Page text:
Creating a Budget: 2.0
This is a direct follow up to the article The Basics of Creating a Budget and suggest you read that article before continuing with this one.
Now that you have had a look at the basics of creating your budget, let’s dive further into the topic of budgets, particularly around planning and what exactly you can do to really start building your wealth.
Pay yourself first budgeting
There are some very powerful ways to start building your wealth through a budget, but only if you plan for it. The thing about money is that we spend what we have, so we need to spend it in the correct ways.
First a foremost, something you should do immediately is set up a plan to pay yourself first. Paying yourself first means that as soon as you are paid you will take 10-20% off the top that won’t be spent on frivolous things. You will plan where to put this percentage so that it can start working for you.
I’m referring to investment.
When you invest money, you are making it work for you instead of the other way around. Look for opportunities to invest, even if that is something as simple as a mutual fund. On average mutual funds give you a return of 5%. It is up and down, but often it will average out around there. Do you realize how much that is!? Most savings accounts with a bank will give you less than half a percent return. If you truly want to have more money to work with, then you need to budget out the money to invest in your future. PAY YOURSELF FIRST.
Supporting a Cause Budgeting
Once you have paid yourself, then you should seek to support a cause. I would suggest 10% of your funds go to this important facet. Whether you give tithing to a church, help a charity, or something else, you really do need to support a cause.
This is one of the secrets of money. When you let money flow through you, it also flows to you more greatly. When you are being the solution to others’ problems, there is a universal law that returns in kind. Zig Ziglar was famous for saying,
“If you help enough other people get what they want, you will then get what you want.”
Budgeting the funds for supporting others will attract more money to you whether you believe it or not. It is one of those universal laws.
Finally, building your own savings should be incorporated into your budget. Here I would also suggest 10%. Put this money into a place where you will begin occurring positive interest on your money. Whether that be in a bank account or a retirement fund. You will never touch this money except in dire, dire need.
In fact, for the most part you should all but forget about this. One way to help in this endeavor is to have 10% immediately taken from your pay and deposited in a separate savings account. That way you don’t even have to remember and won’t be tempted to spend it.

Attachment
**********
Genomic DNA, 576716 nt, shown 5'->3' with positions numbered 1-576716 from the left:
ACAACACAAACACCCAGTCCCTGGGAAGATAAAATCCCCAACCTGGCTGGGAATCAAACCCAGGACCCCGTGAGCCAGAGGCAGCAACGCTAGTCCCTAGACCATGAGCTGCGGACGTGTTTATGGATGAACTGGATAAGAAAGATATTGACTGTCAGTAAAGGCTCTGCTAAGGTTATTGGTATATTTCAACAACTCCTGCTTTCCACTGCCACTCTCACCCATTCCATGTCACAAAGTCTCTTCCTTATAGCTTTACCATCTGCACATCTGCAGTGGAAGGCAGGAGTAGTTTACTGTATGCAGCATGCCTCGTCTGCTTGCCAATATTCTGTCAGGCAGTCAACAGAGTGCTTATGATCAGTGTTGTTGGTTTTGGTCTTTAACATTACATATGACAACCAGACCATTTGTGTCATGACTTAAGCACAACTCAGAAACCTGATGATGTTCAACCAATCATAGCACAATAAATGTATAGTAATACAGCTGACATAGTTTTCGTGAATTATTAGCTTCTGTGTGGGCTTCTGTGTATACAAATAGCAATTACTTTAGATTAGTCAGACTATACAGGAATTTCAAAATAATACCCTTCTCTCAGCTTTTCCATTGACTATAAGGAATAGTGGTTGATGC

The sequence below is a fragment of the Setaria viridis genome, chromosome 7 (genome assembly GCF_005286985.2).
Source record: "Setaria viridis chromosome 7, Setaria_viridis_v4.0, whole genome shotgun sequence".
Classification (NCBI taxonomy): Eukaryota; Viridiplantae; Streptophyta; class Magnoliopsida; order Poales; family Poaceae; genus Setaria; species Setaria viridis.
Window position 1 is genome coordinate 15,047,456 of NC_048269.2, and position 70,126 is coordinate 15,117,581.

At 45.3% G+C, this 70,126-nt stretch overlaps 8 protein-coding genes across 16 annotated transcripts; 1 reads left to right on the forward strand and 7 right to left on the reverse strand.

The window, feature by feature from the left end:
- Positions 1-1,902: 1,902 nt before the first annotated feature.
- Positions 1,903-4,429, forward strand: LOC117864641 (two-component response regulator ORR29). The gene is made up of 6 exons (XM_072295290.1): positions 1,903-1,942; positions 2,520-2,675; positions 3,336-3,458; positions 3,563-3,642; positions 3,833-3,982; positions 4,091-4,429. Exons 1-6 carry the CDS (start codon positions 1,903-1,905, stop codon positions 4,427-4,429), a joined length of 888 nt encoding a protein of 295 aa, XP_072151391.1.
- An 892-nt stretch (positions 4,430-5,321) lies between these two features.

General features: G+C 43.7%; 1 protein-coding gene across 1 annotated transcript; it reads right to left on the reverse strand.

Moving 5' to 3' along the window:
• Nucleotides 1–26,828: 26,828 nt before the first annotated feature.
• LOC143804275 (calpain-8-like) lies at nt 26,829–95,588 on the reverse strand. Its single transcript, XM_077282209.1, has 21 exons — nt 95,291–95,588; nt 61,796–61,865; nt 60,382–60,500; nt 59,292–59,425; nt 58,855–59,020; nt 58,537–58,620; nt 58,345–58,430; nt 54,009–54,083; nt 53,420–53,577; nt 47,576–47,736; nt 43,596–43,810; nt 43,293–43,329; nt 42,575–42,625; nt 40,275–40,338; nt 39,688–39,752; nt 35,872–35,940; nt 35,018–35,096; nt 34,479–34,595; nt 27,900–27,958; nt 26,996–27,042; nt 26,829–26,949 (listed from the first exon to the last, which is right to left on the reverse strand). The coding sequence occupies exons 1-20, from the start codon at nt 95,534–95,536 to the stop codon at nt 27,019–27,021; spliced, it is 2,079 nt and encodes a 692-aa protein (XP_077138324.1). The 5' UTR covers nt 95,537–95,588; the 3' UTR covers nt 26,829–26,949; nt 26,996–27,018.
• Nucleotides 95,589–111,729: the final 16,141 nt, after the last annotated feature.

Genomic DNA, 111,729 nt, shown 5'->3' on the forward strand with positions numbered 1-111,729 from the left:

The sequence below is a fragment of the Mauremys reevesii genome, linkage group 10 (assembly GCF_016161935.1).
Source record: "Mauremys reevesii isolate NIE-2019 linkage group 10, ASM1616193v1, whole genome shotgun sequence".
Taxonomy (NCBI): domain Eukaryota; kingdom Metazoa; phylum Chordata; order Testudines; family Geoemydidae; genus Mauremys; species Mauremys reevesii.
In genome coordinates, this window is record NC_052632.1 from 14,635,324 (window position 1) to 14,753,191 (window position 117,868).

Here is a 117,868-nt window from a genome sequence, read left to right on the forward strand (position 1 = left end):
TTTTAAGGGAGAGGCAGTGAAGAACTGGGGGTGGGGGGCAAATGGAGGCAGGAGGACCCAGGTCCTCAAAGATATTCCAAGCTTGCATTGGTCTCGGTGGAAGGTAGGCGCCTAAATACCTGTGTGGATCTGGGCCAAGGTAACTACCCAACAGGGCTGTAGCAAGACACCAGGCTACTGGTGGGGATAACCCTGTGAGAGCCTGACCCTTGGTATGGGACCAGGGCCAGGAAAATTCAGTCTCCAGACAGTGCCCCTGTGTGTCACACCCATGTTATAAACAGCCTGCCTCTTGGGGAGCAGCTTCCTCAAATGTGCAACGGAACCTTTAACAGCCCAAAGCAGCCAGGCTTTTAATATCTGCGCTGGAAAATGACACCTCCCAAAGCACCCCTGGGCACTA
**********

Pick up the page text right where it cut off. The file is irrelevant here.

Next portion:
Final Budgeting Thoughts
You may say: “70%! There is no way I can live on only 70% of my income!” but 90% of the time that is not true. There are rare occasions when we need more of our income to survive on, but more often than not, we adapt to spending whatever money we have.
So, when it is all planned out you can live on much less than you may have originally thought. We often spend much of our income on things of no worth, while wishing for something better. If you truly want to have something greater, then budgeting for the future with investing, saving and supporting a cause is paramount to that desire; that craving.
Budgeting will change your financial situation for the better, if you use it. There are no ifs ands or buts about it. You could think of budgeting as an if, then statement in math. If you do budget, then your finances will improve.
Finally, know that what is discussed above is the goal or finish line and not necessarily the beginning, the starting line. If you cannot budget out your income to live on 70%, then take steps.
Start smaller with your savings, investments and supporting of causes. Maybe instead of living on 70% of your income live on 85% and slowly work your way to 70%. What we really care about is progress and as long as you are heading in the right direction, then you will get to the finish line. It doesn’t matter so much about the speed you are hurtling forward at, as it does the direction you are moving.
In the coming week, make a plan for your savings, investments and what cause you will support.
Beginning at your next paycheck, put that plan into practice.
Example of a Budget:
10% Income = Savings account at my bank
10% Income = Investing in my friends landscaping business
10% Income = Pay tithing to my church
With the Remaining 70%:
40% Income = Car, health and house payments
10% Income = Food
10% Income = Recreation
10% Income = The unexpected
A good book you may want to read is: The Richest Man in Babylon by George S. Clason.